The mission aims to give a new boost to Russia’s space sector, which has been struggling for years
Russia’s first lunar probe in nearly 50 years, Luna-25, is scheduled to reach lunar orbit on Wednesday, according to the schedule of Russia’s space agency Roscosmos.
The probe will then orbit around the moon, 100 kilometers from its surface, before its scheduled landing on Monday, north of the Bogoslavsky crater, on the south pole of the moon, according to the agency. On Sunday, the cameras installed on the probe took the first pictures from space, where we can see the elements of the probe along with the Earth and the Moon in the distance, Roscosmos announced.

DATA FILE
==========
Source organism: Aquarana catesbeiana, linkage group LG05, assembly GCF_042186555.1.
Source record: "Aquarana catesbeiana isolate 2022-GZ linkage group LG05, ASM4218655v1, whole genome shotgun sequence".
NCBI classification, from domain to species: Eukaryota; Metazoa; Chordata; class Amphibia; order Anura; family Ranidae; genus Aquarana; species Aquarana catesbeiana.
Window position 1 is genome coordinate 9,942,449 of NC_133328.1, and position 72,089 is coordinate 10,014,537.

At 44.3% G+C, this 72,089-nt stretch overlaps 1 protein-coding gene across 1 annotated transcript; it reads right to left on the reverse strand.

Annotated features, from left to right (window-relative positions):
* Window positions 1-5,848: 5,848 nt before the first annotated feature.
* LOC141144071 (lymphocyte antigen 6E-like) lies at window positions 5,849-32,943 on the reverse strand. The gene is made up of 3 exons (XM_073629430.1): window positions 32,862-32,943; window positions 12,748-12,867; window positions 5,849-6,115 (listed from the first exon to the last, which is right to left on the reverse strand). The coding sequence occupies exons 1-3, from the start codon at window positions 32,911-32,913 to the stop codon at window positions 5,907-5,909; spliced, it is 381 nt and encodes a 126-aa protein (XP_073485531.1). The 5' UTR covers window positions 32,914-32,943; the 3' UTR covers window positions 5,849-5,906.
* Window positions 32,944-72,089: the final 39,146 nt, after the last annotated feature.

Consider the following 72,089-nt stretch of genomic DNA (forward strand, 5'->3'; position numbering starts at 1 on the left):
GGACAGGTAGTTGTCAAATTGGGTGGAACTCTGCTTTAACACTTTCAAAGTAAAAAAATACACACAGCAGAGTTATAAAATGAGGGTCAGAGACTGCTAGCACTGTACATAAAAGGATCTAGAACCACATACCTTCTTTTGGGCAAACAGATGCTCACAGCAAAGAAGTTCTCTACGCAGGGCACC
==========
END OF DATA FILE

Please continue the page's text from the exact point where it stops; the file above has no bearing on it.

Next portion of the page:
The nearly 800-kilogram probe, carried by a Soyuz rocket, took off on the night of August 10-11 from the Vostochny cosmodrome in the Far East.
The probe, which will remain on the moon for a year, will have the task of taking samples and analyzing the lunar soil.
“For the first time in history, a lunar landing will take place at the south pole of the Moon. Until now, everyone has been landing in the equatorial zone,” Alexander Blokhin, a senior Roskosmos official, welcomed in a recent interview with the official. Rossiïskaïa Gazeta newspaper. The launch of the Luna-25 probe is Moscow’s first lunar mission since 1976, when the USSR pioneered the conquest of space.
The mission aims to give a new boost to Russia’s space sector, which has been struggling for years due to funding problems and corruption scandals, and is now isolated by the conflict in Ukraine. President Vladimir Putin has promised to continue Russia’s space program despite the sanctions, citing the example of the Soviet Union sending its first man into space in 1961, amid rising tensions between East and West.
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